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Occupying the lowest rung of Yamaha's elite 'Aventage' range, the RX-A820 is a versatile beast with DSPs galore (an area where Yamaha has a rich history), a claimed 7 x 130W of amplification at your disposal and no fewer than eight HDMI ports. With its £850 price tag it's aimed at those who want something more than just a basic AVR.
One of the HDMI sockets is located on the unit's front panel, behind a flap that also hides various inputs and controls. With this flap in its 'up' position, the overall look of Yamaha's mid-ranger is one of uncluttered smartness. It's available in both black and silver.
The Aventage models have, according to Yamaha, been bestowed with 'unparalleled attention to detail in design, engineering and fabrication', in a pursuit of improved sound quality. Of course, these basic design philosophies - a chassis designed to minimise vibration, optimised internal layout and the painstaking selection of components - are also being implemented, in one form or another, by the competition's designers, but the Yamaha does stand out by virtue of its fifth foot, centrally located on the unit's base.
Known as the A.R.T. (Anti-Resonance Technology) Wedge, it provides extra chassis support and damps any vibrations that could impair performance. A notorious offender here would be the mains transformer, which is quite compact for a component that has to sustain all that power. Indeed, the RX-A820 weighs less than you might expect.
Among the RX-A820's software features are YPAO (Yamaha Parametric Acoustic Optimiser) auto-calibration and Android/iOS control - alternatives to a rather busy handset that, nevertheless, I feel is friendlier than recent Onkyo ones. The plethora of networked audio functions includes DLNA audio playback, an excellent internet radio client and support for the Napster subscription music service, which was added to the Aventage lineup via firmware at the end of 2012.
You can feed the Yamaha sources via composite and component video, optical/coaxial digital and stereo analogue audio as well as HDMI. 4K upscaling/passthrough and conversion of analogue to digital is handled by the latter. There's a brace of HDMI ports, allowing a projector and flatscreen TV to be run simultaneously. In audio-only terms, Yamaha has made provision for a turntable, included an FM/AM radio tuner and supported USB audio/iPods. The network connection is Ethernet only; there's no built in Wi-Fi.
In terms of speaker setup, serious movie fans will probably want a full 7.1/7.2 array. You can specify front-mounted speakers instead of the usual rear surrounds; this 'presence' mode is a Yamaha DSP special and has nothing to do with Dolby Pro-Logic IIz or DTS Neo:X, which aren't supported here. You do, however, get Pro-Logic IIx, together with Dolby Digital, DTS, their hi-def variants and seventeen more Yamaha-exclusive DSP modes.
If a 7.1 configuration isn't to your taste, you can beef-up the front-speakers of a 5.1 rig with the RX-A820's bi-amping facility. Or use the two remaining amps to drive a pair of Zone 2 speakers.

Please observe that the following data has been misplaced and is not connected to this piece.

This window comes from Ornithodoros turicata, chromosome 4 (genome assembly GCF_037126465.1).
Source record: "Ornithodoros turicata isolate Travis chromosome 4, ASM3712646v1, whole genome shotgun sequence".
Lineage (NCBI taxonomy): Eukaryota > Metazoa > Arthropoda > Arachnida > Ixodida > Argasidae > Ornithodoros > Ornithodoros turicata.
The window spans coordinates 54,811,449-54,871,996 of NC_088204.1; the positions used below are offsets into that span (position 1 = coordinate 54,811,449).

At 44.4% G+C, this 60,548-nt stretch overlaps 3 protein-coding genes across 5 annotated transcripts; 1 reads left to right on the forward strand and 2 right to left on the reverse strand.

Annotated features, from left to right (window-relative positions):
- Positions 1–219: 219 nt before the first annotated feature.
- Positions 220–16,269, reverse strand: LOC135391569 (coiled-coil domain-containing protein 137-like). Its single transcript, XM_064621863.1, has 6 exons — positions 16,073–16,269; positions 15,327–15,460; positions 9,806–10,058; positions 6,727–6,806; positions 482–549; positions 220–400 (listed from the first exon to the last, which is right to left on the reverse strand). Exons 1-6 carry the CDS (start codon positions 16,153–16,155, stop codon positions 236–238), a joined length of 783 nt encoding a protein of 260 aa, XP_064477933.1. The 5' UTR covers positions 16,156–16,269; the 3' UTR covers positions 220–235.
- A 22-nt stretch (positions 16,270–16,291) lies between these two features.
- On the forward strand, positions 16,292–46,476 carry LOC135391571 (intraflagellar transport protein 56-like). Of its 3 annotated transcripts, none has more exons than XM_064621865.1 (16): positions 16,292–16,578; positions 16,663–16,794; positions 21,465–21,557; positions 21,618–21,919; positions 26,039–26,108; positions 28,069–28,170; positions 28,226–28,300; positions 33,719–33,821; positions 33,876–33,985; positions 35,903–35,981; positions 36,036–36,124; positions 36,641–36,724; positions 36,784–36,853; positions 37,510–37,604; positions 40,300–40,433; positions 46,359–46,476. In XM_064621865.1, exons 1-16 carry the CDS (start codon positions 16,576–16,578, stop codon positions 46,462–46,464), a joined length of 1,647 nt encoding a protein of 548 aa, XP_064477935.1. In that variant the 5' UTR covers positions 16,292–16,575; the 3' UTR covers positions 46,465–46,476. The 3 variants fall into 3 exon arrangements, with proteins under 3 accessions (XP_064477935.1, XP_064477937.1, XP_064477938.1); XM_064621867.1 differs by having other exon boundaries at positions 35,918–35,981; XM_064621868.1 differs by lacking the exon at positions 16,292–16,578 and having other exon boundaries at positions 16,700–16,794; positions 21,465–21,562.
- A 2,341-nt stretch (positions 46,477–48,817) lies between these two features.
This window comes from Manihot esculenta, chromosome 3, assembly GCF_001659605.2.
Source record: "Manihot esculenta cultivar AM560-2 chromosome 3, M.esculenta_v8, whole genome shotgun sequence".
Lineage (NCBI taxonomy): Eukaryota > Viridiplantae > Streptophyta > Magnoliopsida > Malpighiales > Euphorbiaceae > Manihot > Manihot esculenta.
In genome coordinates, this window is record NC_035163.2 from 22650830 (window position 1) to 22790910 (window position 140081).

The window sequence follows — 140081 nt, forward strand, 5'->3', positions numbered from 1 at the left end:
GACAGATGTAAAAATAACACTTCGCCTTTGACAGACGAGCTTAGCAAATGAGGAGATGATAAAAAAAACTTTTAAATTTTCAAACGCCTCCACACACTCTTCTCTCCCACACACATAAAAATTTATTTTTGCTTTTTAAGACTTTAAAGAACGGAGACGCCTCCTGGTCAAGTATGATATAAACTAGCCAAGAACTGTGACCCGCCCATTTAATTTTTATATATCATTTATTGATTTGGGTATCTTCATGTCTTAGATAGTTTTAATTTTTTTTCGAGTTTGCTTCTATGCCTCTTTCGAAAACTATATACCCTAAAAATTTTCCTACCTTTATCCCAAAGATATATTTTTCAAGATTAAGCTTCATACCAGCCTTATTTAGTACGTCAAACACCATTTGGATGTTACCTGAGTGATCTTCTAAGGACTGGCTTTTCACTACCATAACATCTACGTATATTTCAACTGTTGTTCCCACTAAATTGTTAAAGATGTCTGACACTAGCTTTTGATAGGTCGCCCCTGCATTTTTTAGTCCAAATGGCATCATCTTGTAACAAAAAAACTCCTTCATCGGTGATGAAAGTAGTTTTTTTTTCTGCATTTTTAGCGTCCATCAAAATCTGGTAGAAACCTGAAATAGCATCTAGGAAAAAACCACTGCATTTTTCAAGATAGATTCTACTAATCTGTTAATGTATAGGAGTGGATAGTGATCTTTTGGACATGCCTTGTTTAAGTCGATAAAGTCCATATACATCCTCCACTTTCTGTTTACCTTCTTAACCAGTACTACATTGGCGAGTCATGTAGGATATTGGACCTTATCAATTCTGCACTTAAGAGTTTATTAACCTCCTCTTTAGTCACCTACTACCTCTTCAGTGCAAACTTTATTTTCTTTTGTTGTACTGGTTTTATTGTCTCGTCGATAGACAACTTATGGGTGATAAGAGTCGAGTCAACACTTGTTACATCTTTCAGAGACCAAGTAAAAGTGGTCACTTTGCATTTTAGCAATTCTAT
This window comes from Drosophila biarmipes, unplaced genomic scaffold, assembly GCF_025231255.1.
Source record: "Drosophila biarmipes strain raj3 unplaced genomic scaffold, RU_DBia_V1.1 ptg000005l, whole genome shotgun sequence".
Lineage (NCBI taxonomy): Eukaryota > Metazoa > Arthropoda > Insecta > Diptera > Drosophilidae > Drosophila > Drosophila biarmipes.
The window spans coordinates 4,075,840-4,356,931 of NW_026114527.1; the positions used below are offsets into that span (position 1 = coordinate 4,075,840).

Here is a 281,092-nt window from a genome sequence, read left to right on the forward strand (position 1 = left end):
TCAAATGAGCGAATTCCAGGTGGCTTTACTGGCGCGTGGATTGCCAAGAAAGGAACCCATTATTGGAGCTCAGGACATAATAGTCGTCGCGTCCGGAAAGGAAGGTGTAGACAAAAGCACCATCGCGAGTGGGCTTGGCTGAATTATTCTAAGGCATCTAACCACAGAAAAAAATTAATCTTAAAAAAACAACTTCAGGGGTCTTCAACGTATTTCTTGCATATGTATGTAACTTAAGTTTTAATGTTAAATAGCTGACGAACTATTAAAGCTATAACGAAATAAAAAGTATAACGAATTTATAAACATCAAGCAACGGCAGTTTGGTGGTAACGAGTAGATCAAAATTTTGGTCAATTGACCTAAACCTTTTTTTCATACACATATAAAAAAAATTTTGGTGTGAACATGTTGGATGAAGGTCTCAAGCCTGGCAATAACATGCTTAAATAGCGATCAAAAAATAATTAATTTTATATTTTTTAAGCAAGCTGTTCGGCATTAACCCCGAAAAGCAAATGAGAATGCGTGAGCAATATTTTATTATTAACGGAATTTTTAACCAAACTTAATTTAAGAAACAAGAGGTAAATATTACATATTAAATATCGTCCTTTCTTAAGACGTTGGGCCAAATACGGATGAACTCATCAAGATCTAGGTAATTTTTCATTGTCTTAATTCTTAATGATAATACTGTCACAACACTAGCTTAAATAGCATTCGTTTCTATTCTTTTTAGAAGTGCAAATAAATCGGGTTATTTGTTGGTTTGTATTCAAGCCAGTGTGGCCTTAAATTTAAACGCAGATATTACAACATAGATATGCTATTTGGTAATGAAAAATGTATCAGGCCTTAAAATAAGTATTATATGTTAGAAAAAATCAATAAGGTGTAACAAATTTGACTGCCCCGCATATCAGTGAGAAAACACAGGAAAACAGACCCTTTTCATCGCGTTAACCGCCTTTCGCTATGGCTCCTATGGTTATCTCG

Having made the connections, it's configuration time - and what could be a frustratingly complicated experience is actually a straightforward one. The Yamaha makes use of sensibly organised onscreen menus and the aforementioned YPAO. Place the (supplied) mic in one or more positions, wait for a sequence of bursts to pour forth from your speakers, and the RX-A820's digital trickery does the rest, identifying how and where your speakers are connected before adjusting levels and EQ. It worked well in my room.
As a movie machine, the RX-A820 fulfils Yamaha's usual lofty performance expectations. I span my Clash of the Titans Blu-ray via a Cambridge Azur 751BD, and the first thing I noticed is the transparency of the video switching - connecting the player directly to my TV demonstrated that the RX-A820 introduces no subjective loss of quality. A small point, but an important one.
In Chapter 9, the action heads to Argos (not the shop...) to hear Prokopion's speech to his fellow citizens: 'Why do they remain silent while we suffer?' Said suffering is conveyed well, as is the dialogue, which is always intelligible. The sharpening of swords and coughing of children is accompanied by an orchestral soundtrack perfectly balanced in an open soundstage.
Chapter 13, meanwhile, finds Perseus and his diminishing band about to face off against Medusa. Her laugh and snake-tail rattle wander in and out of the soundstage, a test of steering that the RX-A820 easily passes. However, during occasions when all channels are active, a little strain was evident at high volume levels; I'd be reluctant to use this amplifier in large listening rooms.
For stereo music playback, Yamaha offers its Pure Direct mode to preserve the last ounce of detail from your platters, the 'compressed music enhancer' to improve MP3 tracks and radio listening, plus its DSP modes. Of the latter, some, such as 7-channel stereo, bring your subwoofer into play, improving bass performance from what I felt was a little lacking. Others, like the venue-simulating Roxy Theatre and Hall In Vienna are genuinely superb, and augment live music well. Modes for movies (including Sci-Fi and the like) are less successful.
In summary, this is a worthy AVR for medium-sized rooms, with a refined character to its audio. Check it out if you can live without Dolby and DTS height processing.
Price: £850 Approx
Highs: Nuanced, open, movie performance; worthwhile DSP modes; neat design; decent network audio functionality
Lows: A little bass-shy in stereo mode; struggles at high listening levels; Wi-Fi requires a dongle
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